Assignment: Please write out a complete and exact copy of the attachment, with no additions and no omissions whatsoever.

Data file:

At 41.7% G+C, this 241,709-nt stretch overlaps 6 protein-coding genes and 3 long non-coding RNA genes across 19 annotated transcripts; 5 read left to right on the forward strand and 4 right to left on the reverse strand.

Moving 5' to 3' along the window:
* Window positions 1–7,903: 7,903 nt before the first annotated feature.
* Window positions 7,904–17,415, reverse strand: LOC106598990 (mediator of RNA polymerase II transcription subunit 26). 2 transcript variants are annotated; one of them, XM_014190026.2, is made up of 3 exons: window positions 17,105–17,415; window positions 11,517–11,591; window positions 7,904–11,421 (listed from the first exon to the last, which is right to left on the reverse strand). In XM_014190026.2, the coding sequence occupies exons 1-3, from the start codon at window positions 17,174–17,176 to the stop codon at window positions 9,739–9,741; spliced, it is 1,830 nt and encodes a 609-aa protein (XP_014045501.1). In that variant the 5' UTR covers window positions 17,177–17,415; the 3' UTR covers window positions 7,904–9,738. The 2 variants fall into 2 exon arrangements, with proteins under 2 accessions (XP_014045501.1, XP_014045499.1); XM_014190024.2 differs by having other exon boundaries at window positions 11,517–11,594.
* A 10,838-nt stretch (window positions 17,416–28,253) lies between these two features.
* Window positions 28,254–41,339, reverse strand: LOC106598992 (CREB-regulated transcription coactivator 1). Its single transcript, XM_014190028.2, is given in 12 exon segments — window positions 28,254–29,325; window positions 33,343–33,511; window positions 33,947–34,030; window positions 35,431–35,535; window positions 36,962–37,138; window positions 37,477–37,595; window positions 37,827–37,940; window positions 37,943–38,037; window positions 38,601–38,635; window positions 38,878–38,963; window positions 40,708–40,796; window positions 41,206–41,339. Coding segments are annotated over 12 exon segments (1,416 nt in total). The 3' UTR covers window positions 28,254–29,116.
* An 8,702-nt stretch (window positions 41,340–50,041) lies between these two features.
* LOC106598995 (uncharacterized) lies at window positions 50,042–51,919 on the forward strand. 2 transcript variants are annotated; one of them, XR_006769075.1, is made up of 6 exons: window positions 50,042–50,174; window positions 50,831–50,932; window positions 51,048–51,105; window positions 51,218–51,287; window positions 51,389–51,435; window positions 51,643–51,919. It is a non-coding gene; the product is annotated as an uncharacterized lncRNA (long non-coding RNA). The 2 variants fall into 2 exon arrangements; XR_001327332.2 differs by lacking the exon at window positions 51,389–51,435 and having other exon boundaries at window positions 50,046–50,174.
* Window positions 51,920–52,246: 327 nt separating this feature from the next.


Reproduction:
At 41.7% G+C, this 241,709-nt stretch overlaps 6 protein-coding genes and 3 long non-coding RNA genes across 19 annotated transcripts; 5 read left to right on the forward strand and 4 right to left on the reverse strand.

Moving 5' to 3' along the window:
* Window positions 1–7,903: 7,903 nt before the first annotated feature.
* Window positions 7,904–17,415, reverse strand: LOC106598990 (mediator of RNA polymerase II transcription subunit 26). 2 transcript variants are annotated; one of them, XM_014190026.2, is made up of 3 exons: window positions 17,105–17,415; window positions 11,517–11,591; window positions 7,904–11,421 (listed from the first exon to the last, which is right to left on the reverse strand). In XM_014190026.2, the coding sequence occupies exons 1-3, from the start codon at window positions 17,174–17,176 to the stop codon at window positions 9,739–9,741; spliced, it is 1,830 nt and encodes a 609-aa protein (XP_014045501.1). In that variant the 5' UTR covers window positions 17,177–17,415; the 3' UTR covers window positions 7,904–9,738. The 2 variants fall into 2 exon arrangements, with proteins under 2 accessions (XP_014045501.1, XP_014045499.1); XM_014190024.2 differs by having other exon boundaries at window positions 11,517–11,594.
* A 10,838-nt stretch (window positions 17,416–28,253) lies between these two features.
* Window positions 28,254–41,339, reverse strand: LOC106598992 (CREB-regulated transcription coactivator 1). Its single transcript, XM_014190028.2, is given in 12 exon segments — window positions 28,254–29,325; window positions 33,343–33,511; window positions 33,947–34,030; window positions 35,431–35,535; window positions 36,962–37,138; window positions 37,477–37,595; window positions 37,827–37,940; window positions 37,943–38,037; window positions 38,601–38,635; window positions 38,878–38,963; window positions 40,708–40,796; window positions 41,206–41,339. Coding segments are annotated over 12 exon segments (1,416 nt in total). The 3' UTR covers window positions 28,254–29,116.
* An 8,702-nt stretch (window positions 41,340–50,041) lies between these two features.
* LOC106598995 (uncharacterized) lies at window positions 50,042–51,919 on the forward strand. 2 transcript variants are annotated; one of them, XR_006769075.1, is made up of 6 exons: window positions 50,042–50,174; window positions 50,831–50,932; window positions 51,048–51,105; window positions 51,218–51,287; window positions 51,389–51,435; window positions 51,643–51,919. It is a non-coding gene; the product is annotated as an uncharacterized lncRNA (long non-coding RNA). The 2 variants fall into 2 exon arrangements; XR_001327332.2 differs by lacking the exon at window positions 51,389–51,435 and having other exon boundaries at window positions 50,046–50,174.
* Window positions 51,920–52,246: 327 nt separating this feature from the next.